Monday over at my place I wrote a lengthy "investigative" piece on the question of whether the boxing promoter Don King had or hadn't endorsed the presidential candidacy of Mr. Trump, as if anybody cared; it was a lot of fun to write, and maybe fun to read, but I felt it was too long and too silly to post here.
At the end, though, there were a few paragraphs on an important question: How is it that when somebody says, "I am the least racist person that you've ever encountered," you know that person is a racist? Yesterday a commenter kindly wrote to express the wish that I had run it as an independent post, so I'm adapting it for you all.
The passage was roused by Trump, obviously, and an unexpected confluence with the NPR philosophical interview program, "On Being", which I listen to (as long as I can stay awake, which is not the show's fault) very early on Sunday mornings. Last Sunday it featured the social psychologist Mahzarin Banaji, and was extremely worth hearing. (I mean you should listen to it, really.)
Banaji's research concerns what we used to call "unconscious bias", for which the term of art is now "implicit bias", the tendency that seems to be baked into the developing human brain to discriminate, in assessing other people, on the basis of identity factors like gender or skin color, at a level below our threshold of awareness; first on the basis of preferring what's more like ourselves, and then on the basis of what's culturally presented as the norm—like the people we see in TV advertisements.
We all have heard a little bit about this work, I imagine, but I'd never heard it presented with so much depth and warmth as Banaji gave it, and it was very stimulating. And since everything is about Trump these days, it made me think about that "I am not a racist" line.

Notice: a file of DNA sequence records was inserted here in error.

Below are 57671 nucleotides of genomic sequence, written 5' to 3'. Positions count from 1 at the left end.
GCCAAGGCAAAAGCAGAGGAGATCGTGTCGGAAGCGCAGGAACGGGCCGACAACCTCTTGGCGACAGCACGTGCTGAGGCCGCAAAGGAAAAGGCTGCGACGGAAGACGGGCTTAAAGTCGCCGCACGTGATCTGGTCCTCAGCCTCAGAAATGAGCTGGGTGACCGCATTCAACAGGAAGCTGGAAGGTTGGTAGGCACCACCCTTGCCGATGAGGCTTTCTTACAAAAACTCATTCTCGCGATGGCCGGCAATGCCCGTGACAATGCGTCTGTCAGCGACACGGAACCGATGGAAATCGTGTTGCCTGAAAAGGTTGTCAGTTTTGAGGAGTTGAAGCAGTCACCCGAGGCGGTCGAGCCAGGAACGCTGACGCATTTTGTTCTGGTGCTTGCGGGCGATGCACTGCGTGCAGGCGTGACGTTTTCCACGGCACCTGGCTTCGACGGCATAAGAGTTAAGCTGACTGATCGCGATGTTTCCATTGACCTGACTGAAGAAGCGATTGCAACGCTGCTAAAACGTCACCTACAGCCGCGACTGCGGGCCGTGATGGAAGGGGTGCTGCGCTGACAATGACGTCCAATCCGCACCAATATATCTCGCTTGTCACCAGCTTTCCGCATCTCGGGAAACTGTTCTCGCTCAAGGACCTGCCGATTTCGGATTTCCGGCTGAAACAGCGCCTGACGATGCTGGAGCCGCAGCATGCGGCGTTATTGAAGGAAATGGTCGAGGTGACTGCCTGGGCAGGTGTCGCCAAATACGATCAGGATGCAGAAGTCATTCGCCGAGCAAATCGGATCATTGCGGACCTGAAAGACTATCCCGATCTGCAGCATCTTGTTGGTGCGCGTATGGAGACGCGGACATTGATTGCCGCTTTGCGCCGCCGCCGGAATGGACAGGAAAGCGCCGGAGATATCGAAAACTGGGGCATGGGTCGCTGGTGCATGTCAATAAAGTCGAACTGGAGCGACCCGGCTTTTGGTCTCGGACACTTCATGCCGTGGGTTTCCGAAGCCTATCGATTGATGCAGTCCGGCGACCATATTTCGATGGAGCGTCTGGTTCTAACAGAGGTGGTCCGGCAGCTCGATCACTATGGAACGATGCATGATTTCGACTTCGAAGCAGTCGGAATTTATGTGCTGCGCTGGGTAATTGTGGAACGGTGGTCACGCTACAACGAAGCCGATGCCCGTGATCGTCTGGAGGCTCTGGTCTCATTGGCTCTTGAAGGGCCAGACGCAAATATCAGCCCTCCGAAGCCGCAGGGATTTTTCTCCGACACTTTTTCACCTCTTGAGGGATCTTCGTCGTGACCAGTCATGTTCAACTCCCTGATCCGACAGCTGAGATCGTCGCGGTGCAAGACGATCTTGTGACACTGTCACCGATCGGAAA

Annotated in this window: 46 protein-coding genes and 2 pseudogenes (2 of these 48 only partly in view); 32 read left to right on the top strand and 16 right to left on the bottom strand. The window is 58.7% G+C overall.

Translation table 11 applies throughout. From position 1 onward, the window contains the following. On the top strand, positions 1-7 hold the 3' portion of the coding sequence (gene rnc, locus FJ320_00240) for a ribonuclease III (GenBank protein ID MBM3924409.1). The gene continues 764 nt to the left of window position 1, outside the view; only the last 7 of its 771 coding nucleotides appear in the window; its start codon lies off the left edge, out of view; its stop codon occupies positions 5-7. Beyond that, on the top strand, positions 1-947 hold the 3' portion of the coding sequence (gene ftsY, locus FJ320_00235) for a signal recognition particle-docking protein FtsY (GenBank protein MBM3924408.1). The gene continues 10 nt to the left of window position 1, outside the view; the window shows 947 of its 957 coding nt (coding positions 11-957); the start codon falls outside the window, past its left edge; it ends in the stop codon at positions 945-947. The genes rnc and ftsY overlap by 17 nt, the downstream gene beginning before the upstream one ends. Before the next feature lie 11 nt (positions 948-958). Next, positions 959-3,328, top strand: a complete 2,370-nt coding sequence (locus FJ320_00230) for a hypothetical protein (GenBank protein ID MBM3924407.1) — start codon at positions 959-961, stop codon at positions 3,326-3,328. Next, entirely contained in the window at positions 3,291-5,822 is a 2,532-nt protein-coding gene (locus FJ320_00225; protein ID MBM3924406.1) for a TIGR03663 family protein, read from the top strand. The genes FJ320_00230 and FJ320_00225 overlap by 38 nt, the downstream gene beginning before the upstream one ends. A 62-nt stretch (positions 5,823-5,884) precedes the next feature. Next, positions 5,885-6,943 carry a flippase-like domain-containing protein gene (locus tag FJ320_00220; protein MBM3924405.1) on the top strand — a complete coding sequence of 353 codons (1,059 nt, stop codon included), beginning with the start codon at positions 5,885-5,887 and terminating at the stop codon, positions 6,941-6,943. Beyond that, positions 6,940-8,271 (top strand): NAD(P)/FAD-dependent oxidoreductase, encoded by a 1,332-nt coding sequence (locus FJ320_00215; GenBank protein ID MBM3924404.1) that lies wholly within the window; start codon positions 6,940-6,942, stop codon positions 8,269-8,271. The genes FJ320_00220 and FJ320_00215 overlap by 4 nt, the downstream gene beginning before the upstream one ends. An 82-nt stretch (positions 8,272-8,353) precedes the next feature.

Everybody is, in a very precise sense, a racist and a sexist. It's not how we think, it's how we process when we're not particularly thinking, or beneath the thinking, invisible. It's not a bad thing, in that precise sense, it's just who we are and how we evolved as a species, but it's very inappropriate for the communities into which we've evolved over the past hundred thousand years, and it's a problem to be overcome.
People need to work to overcome their implicit bias. Kids need to spend time in proximity with kids who are different so that they can learn how superficial the differences are, adults need to ask themselves all the time, "Am I doing this? Am I favoring person A over person B for reasons I'd be ashamed of if I were aware of them?" Trying to teach ourselves to use inclusive language, what the wingers call "political correctness", is important too.
Somebody who's doing the necessary work of not being a racist never says, "I am not a racist," because they know how much work it is. This has always been true since people started talking about it (I think the conversation goes back to the 1970s, when Eta Schneiderman was studying biases of children in Welland, Ontario toward French-speaking vs. English-speaking puppets), and it's truer than ever now that so much of the research is in. It's not our fault! But just as it's not natural to delay eating that marshmallow, or to say "please" and "thank you", it's not natural to control our implicit biases. Rodgers and Hammerstein ("It's got to be carefully taught") were wrong, unfortunately. It's un-teaching it that has to be done with special care.
The corollary is that somebody who does say "I am not a racist" is somebody who hasn't tried at all; obviously not an open KKK racist, but somebody who hasn't started doing the work and doesn't know that work is required. And somebody like the Trump, who compares himself favorably on this score to everybody in the world (by which he clearly means the white men in his social circle, not realizing that anybody else in the world has an actual point of view, and he's even wrong about those people, of course), is in deep denial. As well as being the fatuous idiot you always thought he was.
That's what I wanted to say.